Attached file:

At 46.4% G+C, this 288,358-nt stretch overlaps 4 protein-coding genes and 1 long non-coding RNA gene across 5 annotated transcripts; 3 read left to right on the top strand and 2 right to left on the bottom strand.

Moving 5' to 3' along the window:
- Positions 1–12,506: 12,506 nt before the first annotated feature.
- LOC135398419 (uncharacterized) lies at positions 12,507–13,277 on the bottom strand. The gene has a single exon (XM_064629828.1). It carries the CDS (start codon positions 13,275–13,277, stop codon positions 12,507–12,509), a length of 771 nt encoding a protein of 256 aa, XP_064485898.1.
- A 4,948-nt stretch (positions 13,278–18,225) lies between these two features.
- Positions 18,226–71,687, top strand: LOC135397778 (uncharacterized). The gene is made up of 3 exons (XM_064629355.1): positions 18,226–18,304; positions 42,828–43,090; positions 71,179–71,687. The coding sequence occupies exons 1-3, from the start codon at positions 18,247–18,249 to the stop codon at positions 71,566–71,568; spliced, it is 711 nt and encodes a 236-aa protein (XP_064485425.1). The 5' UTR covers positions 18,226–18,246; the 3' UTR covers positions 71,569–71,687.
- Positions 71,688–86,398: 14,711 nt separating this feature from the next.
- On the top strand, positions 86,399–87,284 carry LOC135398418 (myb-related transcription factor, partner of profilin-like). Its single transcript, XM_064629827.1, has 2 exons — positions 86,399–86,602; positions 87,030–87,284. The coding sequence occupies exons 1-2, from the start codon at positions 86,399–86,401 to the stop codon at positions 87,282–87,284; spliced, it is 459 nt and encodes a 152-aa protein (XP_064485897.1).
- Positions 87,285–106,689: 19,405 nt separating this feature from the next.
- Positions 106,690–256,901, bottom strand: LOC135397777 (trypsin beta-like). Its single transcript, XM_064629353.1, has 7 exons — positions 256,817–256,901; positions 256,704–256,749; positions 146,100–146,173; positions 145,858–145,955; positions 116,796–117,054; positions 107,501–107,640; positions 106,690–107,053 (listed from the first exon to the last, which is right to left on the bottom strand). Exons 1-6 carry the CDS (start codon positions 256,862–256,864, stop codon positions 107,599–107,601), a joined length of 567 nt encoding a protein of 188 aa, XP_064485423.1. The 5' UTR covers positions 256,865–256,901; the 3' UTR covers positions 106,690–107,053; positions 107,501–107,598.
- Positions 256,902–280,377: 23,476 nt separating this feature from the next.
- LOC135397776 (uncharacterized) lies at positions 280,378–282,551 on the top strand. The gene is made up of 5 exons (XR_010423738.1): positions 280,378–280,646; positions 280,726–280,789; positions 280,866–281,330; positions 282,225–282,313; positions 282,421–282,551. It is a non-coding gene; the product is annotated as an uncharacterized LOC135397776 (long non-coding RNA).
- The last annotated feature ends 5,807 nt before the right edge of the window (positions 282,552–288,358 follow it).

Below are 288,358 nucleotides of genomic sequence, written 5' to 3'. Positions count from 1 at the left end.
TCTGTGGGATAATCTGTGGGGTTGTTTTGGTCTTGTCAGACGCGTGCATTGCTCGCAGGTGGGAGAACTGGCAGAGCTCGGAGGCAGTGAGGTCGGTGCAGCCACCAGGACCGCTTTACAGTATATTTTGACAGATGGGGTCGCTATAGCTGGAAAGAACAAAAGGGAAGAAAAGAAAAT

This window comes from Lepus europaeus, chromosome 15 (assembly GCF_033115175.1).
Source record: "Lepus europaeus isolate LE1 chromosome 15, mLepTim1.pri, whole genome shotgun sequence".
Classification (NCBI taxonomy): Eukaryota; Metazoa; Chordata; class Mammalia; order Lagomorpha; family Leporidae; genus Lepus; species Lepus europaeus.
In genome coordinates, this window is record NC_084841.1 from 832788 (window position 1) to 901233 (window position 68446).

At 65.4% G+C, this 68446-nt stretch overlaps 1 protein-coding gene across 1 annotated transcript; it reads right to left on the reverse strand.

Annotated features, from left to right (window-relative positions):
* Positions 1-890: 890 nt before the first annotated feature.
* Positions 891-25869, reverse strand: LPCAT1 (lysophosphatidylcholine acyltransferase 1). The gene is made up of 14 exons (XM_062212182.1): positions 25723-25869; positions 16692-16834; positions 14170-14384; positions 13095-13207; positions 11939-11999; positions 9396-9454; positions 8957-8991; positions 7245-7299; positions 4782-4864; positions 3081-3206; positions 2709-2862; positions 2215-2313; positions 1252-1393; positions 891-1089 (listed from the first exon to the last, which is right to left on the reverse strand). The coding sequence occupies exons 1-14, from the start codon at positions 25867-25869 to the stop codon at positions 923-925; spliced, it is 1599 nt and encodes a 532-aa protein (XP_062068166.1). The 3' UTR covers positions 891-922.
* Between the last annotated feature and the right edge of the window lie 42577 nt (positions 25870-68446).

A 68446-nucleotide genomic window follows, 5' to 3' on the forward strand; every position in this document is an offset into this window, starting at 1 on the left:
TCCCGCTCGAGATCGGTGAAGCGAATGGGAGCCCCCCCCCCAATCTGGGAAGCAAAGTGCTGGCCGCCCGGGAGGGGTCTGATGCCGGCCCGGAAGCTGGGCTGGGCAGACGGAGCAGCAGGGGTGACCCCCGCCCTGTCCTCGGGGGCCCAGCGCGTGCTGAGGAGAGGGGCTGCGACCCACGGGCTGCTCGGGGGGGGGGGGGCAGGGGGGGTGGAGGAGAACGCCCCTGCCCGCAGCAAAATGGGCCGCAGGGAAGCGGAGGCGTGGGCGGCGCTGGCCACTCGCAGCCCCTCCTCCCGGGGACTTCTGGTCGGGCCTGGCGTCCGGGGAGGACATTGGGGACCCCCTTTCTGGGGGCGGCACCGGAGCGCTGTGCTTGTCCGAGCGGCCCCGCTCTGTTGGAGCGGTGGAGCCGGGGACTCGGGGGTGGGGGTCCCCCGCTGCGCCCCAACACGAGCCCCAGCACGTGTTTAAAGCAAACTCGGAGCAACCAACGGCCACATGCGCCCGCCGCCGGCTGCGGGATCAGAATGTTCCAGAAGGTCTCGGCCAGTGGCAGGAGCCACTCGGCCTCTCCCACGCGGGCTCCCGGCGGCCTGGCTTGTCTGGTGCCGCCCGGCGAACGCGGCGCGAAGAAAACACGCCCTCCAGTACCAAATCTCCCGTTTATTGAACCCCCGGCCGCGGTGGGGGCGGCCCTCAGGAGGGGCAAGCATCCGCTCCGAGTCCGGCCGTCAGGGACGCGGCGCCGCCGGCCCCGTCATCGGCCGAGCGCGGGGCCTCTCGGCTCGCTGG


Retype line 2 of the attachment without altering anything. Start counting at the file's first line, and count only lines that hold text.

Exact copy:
Moving 5' to 3' along the window: